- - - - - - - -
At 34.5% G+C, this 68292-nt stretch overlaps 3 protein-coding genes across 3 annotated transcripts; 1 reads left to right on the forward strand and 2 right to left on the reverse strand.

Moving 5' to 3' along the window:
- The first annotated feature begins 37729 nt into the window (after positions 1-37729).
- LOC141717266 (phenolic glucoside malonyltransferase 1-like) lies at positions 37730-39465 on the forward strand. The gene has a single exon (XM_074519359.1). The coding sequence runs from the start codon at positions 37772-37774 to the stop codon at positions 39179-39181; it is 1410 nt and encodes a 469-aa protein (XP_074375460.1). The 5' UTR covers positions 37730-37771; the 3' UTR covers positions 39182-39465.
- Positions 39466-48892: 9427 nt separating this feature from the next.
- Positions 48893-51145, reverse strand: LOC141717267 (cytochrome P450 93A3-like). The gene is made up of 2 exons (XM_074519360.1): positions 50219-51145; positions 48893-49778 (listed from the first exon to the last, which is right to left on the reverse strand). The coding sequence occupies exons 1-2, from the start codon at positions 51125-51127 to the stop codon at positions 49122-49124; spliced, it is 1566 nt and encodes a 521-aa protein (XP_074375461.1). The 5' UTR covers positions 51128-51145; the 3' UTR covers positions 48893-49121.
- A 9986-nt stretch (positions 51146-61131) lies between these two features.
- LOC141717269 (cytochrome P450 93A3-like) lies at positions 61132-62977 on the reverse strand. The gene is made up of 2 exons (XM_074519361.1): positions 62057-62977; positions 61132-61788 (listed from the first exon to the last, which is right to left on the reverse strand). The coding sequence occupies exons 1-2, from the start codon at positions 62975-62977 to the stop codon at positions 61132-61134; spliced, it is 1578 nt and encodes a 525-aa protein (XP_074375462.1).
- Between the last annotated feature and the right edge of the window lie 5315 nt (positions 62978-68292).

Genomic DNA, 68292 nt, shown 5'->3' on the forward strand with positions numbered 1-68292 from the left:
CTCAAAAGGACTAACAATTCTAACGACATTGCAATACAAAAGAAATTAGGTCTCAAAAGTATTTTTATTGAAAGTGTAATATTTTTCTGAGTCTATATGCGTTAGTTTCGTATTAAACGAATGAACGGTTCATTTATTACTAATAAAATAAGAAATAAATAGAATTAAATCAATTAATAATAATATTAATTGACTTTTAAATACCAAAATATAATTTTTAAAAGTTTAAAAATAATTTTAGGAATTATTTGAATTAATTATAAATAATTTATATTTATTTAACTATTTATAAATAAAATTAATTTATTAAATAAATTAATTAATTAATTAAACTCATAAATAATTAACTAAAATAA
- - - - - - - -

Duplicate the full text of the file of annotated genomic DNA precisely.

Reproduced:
At 34.5% G+C, this 68292-nt stretch overlaps 3 protein-coding genes across 3 annotated transcripts; 1 reads left to right on the forward strand and 2 right to left on the reverse strand.

Moving 5' to 3' along the window:
- The first annotated feature begins 37729 nt into the window (after positions 1-37729).
- LOC141717266 (phenolic glucoside malonyltransferase 1-like) lies at positions 37730-39465 on the forward strand. The gene has a single exon (XM_074519359.1). The coding sequence runs from the start codon at positions 37772-37774 to the stop codon at positions 39179-39181; it is 1410 nt and encodes a 469-aa protein (XP_074375460.1). The 5' UTR covers positions 37730-37771; the 3' UTR covers positions 39182-39465.
- Positions 39466-48892: 9427 nt separating this feature from the next.
- Positions 48893-51145, reverse strand: LOC141717267 (cytochrome P450 93A3-like). The gene is made up of 2 exons (XM_074519360.1): positions 50219-51145; positions 48893-49778 (listed from the first exon to the last, which is right to left on the reverse strand). The coding sequence occupies exons 1-2, from the start codon at positions 51125-51127 to the stop codon at positions 49122-49124; spliced, it is 1566 nt and encodes a 521-aa protein (XP_074375461.1). The 5' UTR covers positions 51128-51145; the 3' UTR covers positions 48893-49121.
- A 9986-nt stretch (positions 51146-61131) lies between these two features.
- LOC141717269 (cytochrome P450 93A3-like) lies at positions 61132-62977 on the reverse strand. The gene is made up of 2 exons (XM_074519361.1): positions 62057-62977; positions 61132-61788 (listed from the first exon to the last, which is right to left on the reverse strand). The coding sequence occupies exons 1-2, from the start codon at positions 62975-62977 to the stop codon at positions 61132-61134; spliced, it is 1578 nt and encodes a 525-aa protein (XP_074375462.1).
- Between the last annotated feature and the right edge of the window lie 5315 nt (positions 62978-68292).

Genomic DNA, 68292 nt, shown 5'->3' on the forward strand with positions numbered 1-68292 from the left:
CTCAAAAGGACTAACAATTCTAACGACATTGCAATACAAAAGAAATTAGGTCTCAAAAGTATTTTTATTGAAAGTGTAATATTTTTCTGAGTCTATATGCGTTAGTTTCGTATTAAACGAATGAACGGTTCATTTATTACTAATAAAATAAGAAATAAATAGAATTAAATCAATTAATAATAATATTAATTGACTTTTAAATACCAAAATATAATTTTTAAAAGTTTAAAAATAATTTTAGGAATTATTTGAATTAATTATAAATAATTTATATTTATTTAACTATTTATAAATAAAATTAATTTATTAAATAAATTAATTAATTAATTAAACTCATAAATAATTAACTAAAATAA